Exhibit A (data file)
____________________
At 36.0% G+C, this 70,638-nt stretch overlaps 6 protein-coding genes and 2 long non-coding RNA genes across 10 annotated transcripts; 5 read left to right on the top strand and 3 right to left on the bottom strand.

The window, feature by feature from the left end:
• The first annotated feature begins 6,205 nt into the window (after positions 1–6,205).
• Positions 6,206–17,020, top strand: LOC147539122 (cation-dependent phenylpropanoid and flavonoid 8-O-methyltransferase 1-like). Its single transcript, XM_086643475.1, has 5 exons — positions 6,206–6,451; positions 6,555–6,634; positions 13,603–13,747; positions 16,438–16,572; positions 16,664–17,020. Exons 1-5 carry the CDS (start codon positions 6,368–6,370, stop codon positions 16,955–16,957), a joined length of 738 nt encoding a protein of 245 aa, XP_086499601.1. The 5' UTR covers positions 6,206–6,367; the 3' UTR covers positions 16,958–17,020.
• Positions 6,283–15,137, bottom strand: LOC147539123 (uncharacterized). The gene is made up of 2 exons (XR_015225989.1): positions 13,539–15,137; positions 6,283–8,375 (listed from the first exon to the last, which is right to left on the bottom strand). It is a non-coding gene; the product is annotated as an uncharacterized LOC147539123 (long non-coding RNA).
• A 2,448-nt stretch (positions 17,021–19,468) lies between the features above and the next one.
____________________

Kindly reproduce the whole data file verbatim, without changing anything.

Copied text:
At 36.0% G+C, this 70,638-nt stretch overlaps 6 protein-coding genes and 2 long non-coding RNA genes across 10 annotated transcripts; 5 read left to right on the top strand and 3 right to left on the bottom strand.

The window, feature by feature from the left end:
• The first annotated feature begins 6,205 nt into the window (after positions 1–6,205).
• Positions 6,206–17,020, top strand: LOC147539122 (cation-dependent phenylpropanoid and flavonoid 8-O-methyltransferase 1-like). Its single transcript, XM_086643475.1, has 5 exons — positions 6,206–6,451; positions 6,555–6,634; positions 13,603–13,747; positions 16,438–16,572; positions 16,664–17,020. Exons 1-5 carry the CDS (start codon positions 6,368–6,370, stop codon positions 16,955–16,957), a joined length of 738 nt encoding a protein of 245 aa, XP_086499601.1. The 5' UTR covers positions 6,206–6,367; the 3' UTR covers positions 16,958–17,020.
• Positions 6,283–15,137, bottom strand: LOC147539123 (uncharacterized). The gene is made up of 2 exons (XR_015225989.1): positions 13,539–15,137; positions 6,283–8,375 (listed from the first exon to the last, which is right to left on the bottom strand). It is a non-coding gene; the product is annotated as an uncharacterized LOC147539123 (long non-coding RNA).
• A 2,448-nt stretch (positions 17,021–19,468) lies between the features above and the next one.